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Wankhede's first

The Mumbai stadium's maiden Twenty20 international was an affair to remember

Mihir Gosalia
Eoin Morgan and Jos Buttler saw England to a six-wicket win, India v England, 2nd Twenty20 international, Mumbai, December 22, 2012

Eoin Morgan: Bevan-esque in chasing a target  •  BCCI

Choice of game
The Wankhede Stadium was hosting its first Twenty20 international which was also the first India match I was watching live at a ground.
The series was set up nicely by India's emphatic win in Pune the day before. If India were to win this match and the next two against Pakistan, they would have become the No. 1 T20 team. My prediction was an India victory since the team had been playing well in the shorter formats.
Team supported
Key performer
England captain Eoin Morgan has already built a reputation for himself as a dangerous player in the limited-overs formats. He plays the sort of finishing role for England that Michael Bevan used to play for Australia, and now Michael Hussey.
One thing I'd have changed
I wanted Eoin Morgan's wicket - bowled, caught, run out - off the last ball of match, rather than have to watch him hit it for a six out of the ground. I would have also liked to have seen more of Virat Kohli, given the aggressiveness in his batting and the kind of boundary shots he played. It was a delight to watch him bat in full flow. I could see the attacking intent in his batting from his stance. He certainly looked determined to turn on the heat against England but the innings was unfortunately cut short.
Face-off I relished
Since several stars were being rested, it was a chance for players like Ashok Dinda, Parwinder Awana and even Yuvraj Singh, who was dropped from the Test side, to cement their places in the side.
Wow moment
Apart from Morgan's last-ball six hit, Yuvraj's three wickets were impressive in the match. When the English openers got going and India couldn't break the stand, the crowd asked for Yuvraj to be given a chance. When he was finally given a bowl, he dismissed Michael Lumb off his second ball. The expectations increased when he came to bowl his second over, and once again he obliged by trapping Luke Wright plumb in front of the wicket. In his final over, he managed to get rid of the dangerous Alex Hales.
Close encounter
Since my seat was in the North Stand near the sight screen, there was always a fielder present near the boundary rope. We got a close look at Tim Bresnan, Jade Dernbach, Wright, Stuart Meaker, Awana, Dinda, Ajinkya Rahane, R Ashwin and Rohit Sharma. Indian fans never miss a chance to call or heckle any fielder who comes to the boundary, and it was sporting of Dernbach and Wright to acknowledge the crowd with smiles. Ashwin gave us a thumbs-up after being welcomed him with "Vanakkam!" which is "hello" in Tamil. The crowd also told Awana that they'd forgive him for dropping a catch if he took a wicket.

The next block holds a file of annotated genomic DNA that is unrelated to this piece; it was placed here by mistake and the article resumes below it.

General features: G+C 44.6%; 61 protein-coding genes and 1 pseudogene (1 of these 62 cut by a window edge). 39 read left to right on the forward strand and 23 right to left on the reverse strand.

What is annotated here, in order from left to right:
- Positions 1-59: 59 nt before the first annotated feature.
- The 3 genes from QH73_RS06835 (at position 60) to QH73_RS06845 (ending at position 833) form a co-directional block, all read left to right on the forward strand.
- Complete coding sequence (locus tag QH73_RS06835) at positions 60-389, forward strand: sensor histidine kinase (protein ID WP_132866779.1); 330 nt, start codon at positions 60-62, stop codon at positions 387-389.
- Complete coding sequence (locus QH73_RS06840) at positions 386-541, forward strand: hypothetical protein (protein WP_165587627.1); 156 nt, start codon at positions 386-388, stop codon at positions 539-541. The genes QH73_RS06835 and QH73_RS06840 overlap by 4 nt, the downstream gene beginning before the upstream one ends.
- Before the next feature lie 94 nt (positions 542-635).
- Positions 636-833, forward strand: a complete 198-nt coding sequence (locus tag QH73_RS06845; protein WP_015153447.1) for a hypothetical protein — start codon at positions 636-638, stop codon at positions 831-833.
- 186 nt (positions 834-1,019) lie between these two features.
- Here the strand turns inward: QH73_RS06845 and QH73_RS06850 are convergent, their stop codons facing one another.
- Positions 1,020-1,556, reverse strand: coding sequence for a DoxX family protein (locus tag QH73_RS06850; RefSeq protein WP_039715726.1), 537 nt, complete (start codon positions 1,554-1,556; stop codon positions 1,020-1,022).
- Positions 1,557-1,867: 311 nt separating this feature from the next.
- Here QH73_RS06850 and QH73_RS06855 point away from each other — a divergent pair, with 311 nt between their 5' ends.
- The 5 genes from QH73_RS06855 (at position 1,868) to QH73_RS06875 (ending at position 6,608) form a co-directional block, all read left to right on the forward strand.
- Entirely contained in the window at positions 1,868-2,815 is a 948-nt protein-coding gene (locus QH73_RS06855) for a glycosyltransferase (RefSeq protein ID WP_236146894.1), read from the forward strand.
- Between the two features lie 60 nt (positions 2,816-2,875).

Shot of the day
The last-ball six hit by Morgan, which reminded me of the famous Javed Miandad hit in Sharjah in 1986, was the shot of the day. The entire stadium was standing, hoping for a win for India. My colleague was waiting to record the moment on his phone but all he captured was the six out of the park. Last-ball sixes have become a regular feature in cricket since the introduction of T20s. Who can forget Dwayne Smith hitting Ben Hilfenhaus for three sixes in the last over to seal a win for Mumbai Indians against Chennai Super Kings at the Wankhede earlier this year?
Crowd meter
As the match progressed, the stadium slowly filled up. The only empty stands I saw were near the Vijay Merchant Pavilion side. There were three-to-four-year-old kids dressed in Indian jerseys with faces painted in the Indian tricolor. Their parents hoisted them up on their shoulders and made them cheer for the Indian team. The Mexican wave started early, from the second over the match, and gained momentum as the Indian innings progressed, particularly when Dhoni and Raina were batting in full flow.
Fancy-dress index
There were the usual colourful Lasith Malinga wigs around, but the best one was from a spectator on the second level of the North Stand who wore the mask of a grumpy old man but was dancing and rejoicing when India were batting. He was cheered by the crowd in his stand and also caught the attention of those in other stands.
Surprisingly there was no music or mid-innings entertainment, nor were there any cheerleaders, who could have boosted the spirits of the Indian bowlers. We got to see Sunil Gavaskar, Kapil Dev, Navjot Sidhu, and Sourav Ganguly when they were walking back to their commentary box positions. They got cheers and duly acknowledged them.
ODIs or Twenty20s
I prefer T20s because the fast-paced action and thrilling moments are packed into three hours like a Hollywood movie. There are enough ups and downs during the three hours to make the experience enjoyable, and like a movie, the match is conveniently played in the evenings.
Banner of the day
"Unleash the Helicopter Shot", "If Dhoni plays well, India sleeps well" and "England, here's the way to the Airport".
Practice makes you perfect
I reached the stadium almost an hour and a half early, and saw England practising on the field. India came out after some time. I wish they had come out to practise earlier or at the same time as England. I saw a few Indian bowlers practise hitting one stump and wondered whether they could have hit that stump had Alastair Cook been standing in front of it with a bat.
Marks out of ten
10 for the close finish. The better team won.

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Mihir is a management graduate, currently employed with a leading travel firm in Mumbai. When he is not working on systems implementation, he is busy catching up with the latest news on the internet, watching a blockbuster movie or enjoying a live cricket match. Mihir also writes a regular blog here